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What is cervical cancer?

Cervical cancer is cancer of the cervix, which is the lower part of the uterus or womb.

Persistent HPV infection can cause unhealthy cells to develop on the cervix. If these cells aren't found and treated, they could develop into cervical cancer over many years. Treatments for cervical cancer can include surgery, chemotherapy and radiotherapy.

Having regular Cervical Screening Tests once you turn 25 is the best way to detect these HPV, when the infection can usually be monitored or treated quickly and easily.

The best way to protect yourself against cervical cancer is to have the HPV vaccine when aged 12–13 years, and then have regular Cervical Screening Tests when you are older.

Although cervical cancer is the most common type of cancer caused by HPV, the virus is also known to cause vulval, vaginal, anal and mouth/throat cancers in women.

What are the risk factors of cervical cancer?

Almost all cases of cervical cancers are caused by HPV; persistent HPV infection is the biggest risk factor for cervical cancer.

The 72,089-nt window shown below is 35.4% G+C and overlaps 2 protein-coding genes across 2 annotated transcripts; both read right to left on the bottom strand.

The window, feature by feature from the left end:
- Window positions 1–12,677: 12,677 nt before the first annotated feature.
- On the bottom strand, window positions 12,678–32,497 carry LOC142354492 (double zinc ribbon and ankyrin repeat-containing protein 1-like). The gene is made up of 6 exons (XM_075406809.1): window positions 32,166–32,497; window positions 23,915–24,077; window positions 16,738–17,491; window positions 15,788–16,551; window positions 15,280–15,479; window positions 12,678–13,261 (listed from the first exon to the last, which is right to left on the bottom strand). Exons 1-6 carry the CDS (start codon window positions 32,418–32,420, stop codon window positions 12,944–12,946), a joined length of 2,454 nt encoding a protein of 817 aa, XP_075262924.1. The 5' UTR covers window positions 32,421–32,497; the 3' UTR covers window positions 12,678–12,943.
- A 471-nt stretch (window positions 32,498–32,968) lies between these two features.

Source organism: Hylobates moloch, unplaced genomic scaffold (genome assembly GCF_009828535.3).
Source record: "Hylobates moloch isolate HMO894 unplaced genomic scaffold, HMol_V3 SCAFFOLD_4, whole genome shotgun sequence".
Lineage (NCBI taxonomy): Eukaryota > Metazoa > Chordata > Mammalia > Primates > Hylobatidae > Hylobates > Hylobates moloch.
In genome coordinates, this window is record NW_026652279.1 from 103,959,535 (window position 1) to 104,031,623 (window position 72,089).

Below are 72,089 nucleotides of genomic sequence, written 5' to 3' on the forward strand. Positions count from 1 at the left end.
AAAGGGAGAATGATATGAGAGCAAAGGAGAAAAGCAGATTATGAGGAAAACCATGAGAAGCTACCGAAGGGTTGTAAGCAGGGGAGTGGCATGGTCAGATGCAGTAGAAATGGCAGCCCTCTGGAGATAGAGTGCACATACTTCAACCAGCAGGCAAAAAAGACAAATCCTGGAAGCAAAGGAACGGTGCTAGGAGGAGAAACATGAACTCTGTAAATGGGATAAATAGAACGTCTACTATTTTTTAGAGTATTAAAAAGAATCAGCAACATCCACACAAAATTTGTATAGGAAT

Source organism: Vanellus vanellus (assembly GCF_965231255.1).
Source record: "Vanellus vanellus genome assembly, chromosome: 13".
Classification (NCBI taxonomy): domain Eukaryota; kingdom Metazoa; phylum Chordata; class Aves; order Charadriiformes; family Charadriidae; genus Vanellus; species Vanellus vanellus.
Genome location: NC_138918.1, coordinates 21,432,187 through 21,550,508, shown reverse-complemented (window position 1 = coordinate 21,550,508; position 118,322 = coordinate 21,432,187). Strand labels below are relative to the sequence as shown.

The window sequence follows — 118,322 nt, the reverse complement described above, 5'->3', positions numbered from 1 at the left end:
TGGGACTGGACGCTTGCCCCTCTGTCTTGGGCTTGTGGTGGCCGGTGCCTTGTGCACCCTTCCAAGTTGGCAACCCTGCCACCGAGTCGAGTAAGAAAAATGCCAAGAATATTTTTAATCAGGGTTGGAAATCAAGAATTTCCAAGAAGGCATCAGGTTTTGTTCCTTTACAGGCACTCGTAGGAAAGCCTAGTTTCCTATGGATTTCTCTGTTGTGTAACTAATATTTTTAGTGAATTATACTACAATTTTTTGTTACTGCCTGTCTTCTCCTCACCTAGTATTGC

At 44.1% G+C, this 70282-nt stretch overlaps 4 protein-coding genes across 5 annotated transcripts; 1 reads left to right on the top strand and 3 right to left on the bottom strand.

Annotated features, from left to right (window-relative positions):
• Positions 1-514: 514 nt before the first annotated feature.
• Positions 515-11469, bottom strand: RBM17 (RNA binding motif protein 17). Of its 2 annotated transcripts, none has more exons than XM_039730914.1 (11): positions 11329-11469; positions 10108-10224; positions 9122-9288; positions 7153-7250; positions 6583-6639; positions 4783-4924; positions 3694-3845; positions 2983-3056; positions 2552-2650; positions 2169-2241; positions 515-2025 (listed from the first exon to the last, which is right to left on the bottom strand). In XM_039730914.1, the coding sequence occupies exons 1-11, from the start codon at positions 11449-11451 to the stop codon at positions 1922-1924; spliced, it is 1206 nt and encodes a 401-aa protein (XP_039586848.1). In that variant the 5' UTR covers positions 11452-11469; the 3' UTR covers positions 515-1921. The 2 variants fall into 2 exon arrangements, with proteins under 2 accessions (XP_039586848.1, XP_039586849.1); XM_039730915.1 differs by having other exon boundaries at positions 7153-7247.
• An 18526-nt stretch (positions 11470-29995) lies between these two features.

For women, additional factors may contribute:

  • Smoking: this can increase the likelihood that HPV will persist in the body.

  • Sexual partners: the more sexual partners a person has, the higher their risk of contracting different and more types of HPV. However HPV exposure can occur the first time a person is sexually active, and in people who have only had one partner.

  • Early age at first intercourse.

  • Not having regular Cervical Screening Tests.

  • Other sexually transmitted infections: women with genital herpes or Chlamydia are more likely to develop cervical cancer. This is another reason to practice safe sex, including always using condoms.

  • Long term use of the Pill: being on the Pill for many years is associated with a higher risk of cervical cancer.

  • Early age of childbirth.

  • Weakened immune systems: for example, people with HIV or AIDS, organ transplant recipients, or people who are taking medication that suppresses the immune system are at an increased risk of genital HPV infection.

Condoms offer some, but not total, protection from HPV, as they don't cover all of the genital skin. They do offer protection from many other sexually transmitted infections though, and help prevent unwanted pregnancy.

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Young female

Cervical cancer is cancer of the cervix, which is the lower part of the uterus or womb.

Design and partial content reproduced with the kind permission of the New Zealand Ministry of Health.

The HPV vaccine is a prescription medicine. Medicines have benefits and risks. After reading this website, talk to your doctor about the benefits and risks of this vaccine and to check eligibility.

Females who have had the HPV vaccine still need regular Cervical Screening Tests.